The author of a new biography about Hester Thrale on why Dr. Johnson's leading lady was a thoroughly modern eighteenth century woman.
I kept bumping into Hester Thrale when I was working on earlier biographies–of David Garrick, the celebrated eighteenth-century actor, and of Joshua Reynolds, the first president of the Royal Academy. Her friendship with Samuel “Dictionary” Johnson was certainly important, but it lasted for only 16 years, and Hester lived to be 80. There was clearly more to explore.
Married off to Henry Thrale, a rich, priapic brewer, she bore him twelve children, of whom only four survived into adult life. When he died, she scandalized her daughters, Johnson, and fashionable London by marrying Gabriel Piozzi, whose offense was that he was a musician, a foreigner and a Roman Catholic. The rupture with Johnson was painful, but she came to see it as a liberation. “In Johnson’s intellect,” she wrote, “mine was swallowed up and lost.”
Read an erotic love letter from Samuel Johnson to Thrale, an excerpt of Hester: The Remarkable Life of Dr. Johnson’s ‘Dear Mistress.’
Now she was free to find her own voice as a writer, and it seemed important to examine in greater depth her literary identity—as the first editor of Johnson’s letters, as an innovator in English biography, as only the third Englishwoman to write a travel book and only the second to attempt a large-scale work of history. She made bold incursions into traditionally male territory.
When she was widowed a second time, her interest focused increasingly on Piozzi’s nephew, whom they had adopted—a substitute for the son and heir who had died in infancy. She sent him to Oxford, where he “kept me in continual Terror lest the bad habits of the Place should ruin him, Body, Soul and Purse.” In the end it was her purse that suffered; by 1814 she had made over to him most of her fortune and settled in lodgings in Bath.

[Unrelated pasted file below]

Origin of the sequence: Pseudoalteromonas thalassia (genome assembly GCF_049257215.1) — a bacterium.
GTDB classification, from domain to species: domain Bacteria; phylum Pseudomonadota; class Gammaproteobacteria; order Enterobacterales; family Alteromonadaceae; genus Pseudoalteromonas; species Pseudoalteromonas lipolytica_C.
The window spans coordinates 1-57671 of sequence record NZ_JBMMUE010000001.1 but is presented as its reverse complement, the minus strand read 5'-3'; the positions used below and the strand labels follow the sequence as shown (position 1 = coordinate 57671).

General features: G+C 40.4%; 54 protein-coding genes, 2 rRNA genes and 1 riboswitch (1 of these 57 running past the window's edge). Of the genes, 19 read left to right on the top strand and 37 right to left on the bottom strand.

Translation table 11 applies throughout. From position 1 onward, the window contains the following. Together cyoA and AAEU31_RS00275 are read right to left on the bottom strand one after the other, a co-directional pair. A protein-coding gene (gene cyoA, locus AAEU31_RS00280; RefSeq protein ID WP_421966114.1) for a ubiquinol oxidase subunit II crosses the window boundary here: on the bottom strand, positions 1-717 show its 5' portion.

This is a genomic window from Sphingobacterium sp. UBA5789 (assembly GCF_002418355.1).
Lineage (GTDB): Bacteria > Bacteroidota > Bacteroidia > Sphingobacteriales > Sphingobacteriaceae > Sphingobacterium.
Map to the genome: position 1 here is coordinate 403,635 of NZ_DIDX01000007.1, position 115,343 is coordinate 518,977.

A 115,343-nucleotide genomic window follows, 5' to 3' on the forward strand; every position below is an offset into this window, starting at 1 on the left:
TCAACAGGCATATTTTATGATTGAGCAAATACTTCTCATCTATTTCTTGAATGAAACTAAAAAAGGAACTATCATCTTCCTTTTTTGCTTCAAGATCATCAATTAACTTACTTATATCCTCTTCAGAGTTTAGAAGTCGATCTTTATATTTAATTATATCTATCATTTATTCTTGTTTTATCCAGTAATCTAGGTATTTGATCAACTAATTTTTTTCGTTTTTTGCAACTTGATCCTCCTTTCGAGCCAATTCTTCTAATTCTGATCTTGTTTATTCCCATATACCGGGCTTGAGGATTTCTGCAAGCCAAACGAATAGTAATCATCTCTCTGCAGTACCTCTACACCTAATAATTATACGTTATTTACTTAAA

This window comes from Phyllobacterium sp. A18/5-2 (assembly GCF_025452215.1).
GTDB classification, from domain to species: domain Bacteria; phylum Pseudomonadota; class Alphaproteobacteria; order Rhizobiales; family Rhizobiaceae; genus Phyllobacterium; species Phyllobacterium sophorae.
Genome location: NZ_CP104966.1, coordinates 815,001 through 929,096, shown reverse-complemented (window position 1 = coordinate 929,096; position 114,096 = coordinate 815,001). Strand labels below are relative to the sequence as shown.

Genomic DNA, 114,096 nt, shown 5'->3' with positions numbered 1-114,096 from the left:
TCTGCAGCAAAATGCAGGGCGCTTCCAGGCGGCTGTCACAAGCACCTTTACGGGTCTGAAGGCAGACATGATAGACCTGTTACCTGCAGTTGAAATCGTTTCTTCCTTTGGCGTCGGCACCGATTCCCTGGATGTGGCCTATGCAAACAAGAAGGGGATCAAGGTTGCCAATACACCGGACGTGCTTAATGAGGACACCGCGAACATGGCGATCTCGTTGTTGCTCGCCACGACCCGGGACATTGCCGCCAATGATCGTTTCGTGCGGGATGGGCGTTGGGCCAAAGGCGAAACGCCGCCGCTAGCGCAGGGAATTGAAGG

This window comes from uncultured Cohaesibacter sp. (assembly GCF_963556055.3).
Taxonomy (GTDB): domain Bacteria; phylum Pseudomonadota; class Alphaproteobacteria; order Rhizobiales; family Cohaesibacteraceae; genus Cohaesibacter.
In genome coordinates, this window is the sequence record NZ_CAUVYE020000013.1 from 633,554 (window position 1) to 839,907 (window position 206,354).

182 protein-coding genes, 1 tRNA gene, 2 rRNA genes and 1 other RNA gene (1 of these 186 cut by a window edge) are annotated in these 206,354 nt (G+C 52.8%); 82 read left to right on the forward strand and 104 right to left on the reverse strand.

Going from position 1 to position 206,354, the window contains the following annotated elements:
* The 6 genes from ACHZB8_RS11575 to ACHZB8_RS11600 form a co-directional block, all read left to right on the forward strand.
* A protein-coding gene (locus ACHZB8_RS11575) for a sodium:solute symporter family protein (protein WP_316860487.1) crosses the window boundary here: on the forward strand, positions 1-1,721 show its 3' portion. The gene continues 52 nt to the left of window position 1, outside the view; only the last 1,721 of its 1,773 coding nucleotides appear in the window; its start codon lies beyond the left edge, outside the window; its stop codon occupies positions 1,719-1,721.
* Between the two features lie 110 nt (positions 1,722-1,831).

From there she poured out a flood of vivid letters, full of self-dramatization, bitterness, and self-pity—“hapless H.L.P,” “poor old superannuated H.L.P,” “the little Bundle of Black Rags at No. 8 Gay Street.” The letters she wrote to William Augustus Conway, a handsome but not very talented actor, afforded scope after her death for much salacious gossip. (Leslie Stephen, in the old DNB, would have none of it, opining briskly that they showed only “that she became silly in her old age.”) Silly, perhaps, but with her zest for life undiminished.
On her seventy-ninth birthday (she chose to count it her eightieth), a company of more than six hundred gathered at the Assembly Rooms. Hester—small, animated, highly rouged—opened the ball, and danced until the small hours “with astonishing elasticity.” A relic of a departed age, she became something of a tourist attraction: “So I am now grown one of the Curiosities of Bath it seems & one of the Antiquities.”
The expense of the celebrations drove her into debt. She went off to Penzance in search of sea bathing and inexpensive lodgings. “I continue to do what I came hither to perform,” she wrote to a friend, “eat cheap fish and pay old debts.” On her way back to civilization in the spring of 1821 she fell and suffered severe bruising. “Always a blue,” she wrote cheerfully, “now a black and blue.” But complication set in and she died early in May. She lies buried beside her beloved Piozzi at Tremeirchion church in the Vale of Clwyd.
Read an excerpt of Hester: The Remarkable Life of Dr. Johnson’s ‘Dear Mistress.’